World Builders™
World Builders™
Session Five  --  Seaweeds
Session Five  --  Seaweeds

Seaweeds: Algae in the Water
Seaweeds: Algae in the Water

Home Page for Unit Five
Home Page for Unit Five

Supported  by water, algal cells began to form structures that we call sea weeds.

A Quick Review

     Life first appeared on earth about 3.8 billion years ago. The first life forms were single celled organisms, and they continued to be the only life forms here for 2.8 billion years.

      The early life forms were very small cells called prokaryotes. They survived by capturing organic molecules that were abundant in the early seas. However, after a time these molecules became less abundant, and the tiny cells needed a new way to capture energy. Some cells began to use chlorophyll to make sugar using carbon dioxide and sunlight, a process called photosynthesis. Oxygen was produced as a waste product of photosynthesis.  

     Oxygen was toxic to many of the earliest life forms.  Cyanobacteria began producing oxygen early in  prokaryotic times, but this oxygen was  absorbed by water, and most of it united with iron to form iron oxide.  This took the oxygen out of the biosphere so that it was not readily available to life forms. 

     Eventually, however, atmospheric oxygen very slowly became more abundant, and more complex cells, called eukaryotes, appeared. A eukaryotic cell has a nucleus enclosed in a membrane, and other membrane-enclosed components such as mitochondria and chloroplasts. The chloroplasts do photosynthesis inside the eukaryotic cells, creating food for them.  

       Here is a time line showing the 4.5 billion years since the formation of the earth.

     As you can see, multicellular organisms are relative newcomers, and began to appear only 700 million years ago in the history of life.  

     There are gaps in our knowledge of the story of the earth.  One gap is between non-life and life: we don't know how that gap was bridged.  Another gap is between unicellular life forms and multicellular life forms: we don't really know how that leap was made.

The Protists -- A Group of Eukaryotes

     In this lesson we study the protists, a group of eukaryotic organisms that seem to explore the the possibilities available to them as larger, more complex cells.  Many are still unicelluar organisms, in themselves complete and independent.  Others show the beginnings of communal living.  There are many protists on earth today, and scientists are finding out how unique and innovative members of this group are.  They all capture energy, grow, and reproduce, but they do so in innovative ways that amaze us.  Some members of this group are an important part of the food chain in the ocean.

Moving Toward Multicellular Organisms

     For many millions of years, cells would reproduce by dividing into two separate individual cells.   However, sometimes a cell would divide and then two or more of the new cells would remain attached together. There are strings of cells in pools and lakes today that are like very thin spaghetti.. These are not really multicellular organisms, because the cells stick together but remain self-sufficient and identical to one another in what they do..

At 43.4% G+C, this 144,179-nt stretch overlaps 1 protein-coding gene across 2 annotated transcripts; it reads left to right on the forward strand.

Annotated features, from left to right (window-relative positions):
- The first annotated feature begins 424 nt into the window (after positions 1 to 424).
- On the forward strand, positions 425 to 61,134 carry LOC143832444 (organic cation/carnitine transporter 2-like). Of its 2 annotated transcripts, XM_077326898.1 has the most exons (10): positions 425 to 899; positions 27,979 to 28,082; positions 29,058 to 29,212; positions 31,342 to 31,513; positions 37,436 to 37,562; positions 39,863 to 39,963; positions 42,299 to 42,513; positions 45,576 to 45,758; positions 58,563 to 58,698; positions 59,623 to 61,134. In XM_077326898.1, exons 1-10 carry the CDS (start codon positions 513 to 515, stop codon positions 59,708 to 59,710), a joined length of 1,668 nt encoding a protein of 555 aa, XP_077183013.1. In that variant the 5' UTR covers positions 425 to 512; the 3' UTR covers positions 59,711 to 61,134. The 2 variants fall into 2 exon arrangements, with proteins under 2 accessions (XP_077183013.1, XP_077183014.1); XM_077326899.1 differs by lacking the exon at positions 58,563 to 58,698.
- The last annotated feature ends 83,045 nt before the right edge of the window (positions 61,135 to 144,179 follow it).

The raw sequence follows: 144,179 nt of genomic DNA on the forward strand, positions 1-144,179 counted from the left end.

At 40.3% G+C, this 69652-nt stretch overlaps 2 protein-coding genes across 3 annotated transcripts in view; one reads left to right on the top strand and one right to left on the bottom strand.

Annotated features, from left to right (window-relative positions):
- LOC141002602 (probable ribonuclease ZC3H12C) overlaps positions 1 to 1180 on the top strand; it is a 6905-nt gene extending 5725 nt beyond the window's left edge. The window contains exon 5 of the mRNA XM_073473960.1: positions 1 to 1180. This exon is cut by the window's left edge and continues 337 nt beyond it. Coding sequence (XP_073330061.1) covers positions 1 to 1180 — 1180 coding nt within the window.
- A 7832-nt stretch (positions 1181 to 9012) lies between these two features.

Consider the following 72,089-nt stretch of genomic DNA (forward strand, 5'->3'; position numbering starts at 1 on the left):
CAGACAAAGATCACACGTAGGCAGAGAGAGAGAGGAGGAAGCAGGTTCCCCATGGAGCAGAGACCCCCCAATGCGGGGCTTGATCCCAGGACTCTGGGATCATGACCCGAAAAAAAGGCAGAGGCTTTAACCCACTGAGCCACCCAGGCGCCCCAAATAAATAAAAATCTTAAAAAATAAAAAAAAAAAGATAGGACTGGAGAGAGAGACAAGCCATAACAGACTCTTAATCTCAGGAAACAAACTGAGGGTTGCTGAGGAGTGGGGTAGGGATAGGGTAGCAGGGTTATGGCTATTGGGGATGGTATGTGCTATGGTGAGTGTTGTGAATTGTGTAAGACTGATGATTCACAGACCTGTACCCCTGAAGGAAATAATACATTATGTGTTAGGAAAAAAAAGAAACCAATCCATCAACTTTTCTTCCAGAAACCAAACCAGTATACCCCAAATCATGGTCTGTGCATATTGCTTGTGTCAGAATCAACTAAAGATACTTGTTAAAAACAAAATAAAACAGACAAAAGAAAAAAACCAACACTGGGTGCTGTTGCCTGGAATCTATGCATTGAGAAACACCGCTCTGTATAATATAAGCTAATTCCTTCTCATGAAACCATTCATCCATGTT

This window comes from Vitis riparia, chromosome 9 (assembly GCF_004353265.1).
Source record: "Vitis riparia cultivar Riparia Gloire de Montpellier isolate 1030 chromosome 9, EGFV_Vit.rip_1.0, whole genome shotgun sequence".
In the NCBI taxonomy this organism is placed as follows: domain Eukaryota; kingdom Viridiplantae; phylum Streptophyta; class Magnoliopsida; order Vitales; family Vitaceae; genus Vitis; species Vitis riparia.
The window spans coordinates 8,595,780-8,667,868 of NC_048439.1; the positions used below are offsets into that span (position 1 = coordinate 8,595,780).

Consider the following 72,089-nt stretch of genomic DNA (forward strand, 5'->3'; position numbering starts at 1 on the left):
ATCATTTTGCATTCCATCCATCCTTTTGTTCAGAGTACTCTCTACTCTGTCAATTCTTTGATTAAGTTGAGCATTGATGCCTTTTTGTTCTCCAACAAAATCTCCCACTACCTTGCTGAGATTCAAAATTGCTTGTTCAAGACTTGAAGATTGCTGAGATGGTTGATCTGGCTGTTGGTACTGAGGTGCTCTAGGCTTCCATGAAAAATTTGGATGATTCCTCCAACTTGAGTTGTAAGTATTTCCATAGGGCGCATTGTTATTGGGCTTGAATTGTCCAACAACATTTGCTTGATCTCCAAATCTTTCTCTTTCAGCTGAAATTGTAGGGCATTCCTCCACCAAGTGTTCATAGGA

Truly multicellular organisms exhibit differentiation. The land plants that we are familiar with have cells adapted to forming stems, roots, leaves, flowers, and seeds. True plants evolved from algae in the water.  Have you looked closely at seaweeds, at the beach, or in an aquarium? Check the Introduction to Session Five for some thoughts about the algae that we call seaweeds.  We will be studying them in this lesson.

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  Information        Read these pages before you begin making your page.

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Do this part in class:
  • Read or print out How to Plan Your Seaweeds
  • Think about your first life forms and how they could be joined together
  • Go to Chapter 5 of the Work Sheet Master Pages to Get Ideas About Making Your Seaweeds Evolve
  • Decide which biomes your group will work with.  You need to choose as many biomes as there are members in your group.  (Example: 4 people, 4 biomes:  2 people, two biomes.)
  • Decide what the file names of your pages will be.
  • The Page Coordinator should write a draft of the Water Algae page in class tonight. Help him/her.
  • Sketch out the joined cells, and work towards forms that can survive in your environments.
  • Draw your life forms from stage to stage as they progress into aquatic seaweeds
  • Write descriptions of your aquatic plants
  • Each person will design and describe his or her own seaweed and its three or more evolved species.

Homework: Bring to class next session:

Seaweed Information Menu

Design Seaweed Page

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© 1996,1997, 1998, 1999, 2000, 2002, 2003.   Elizabeth Anne Viau. All rights reserved. This material may be used by individuals for instructional purposes but not sold. Please inform the author if you use it at .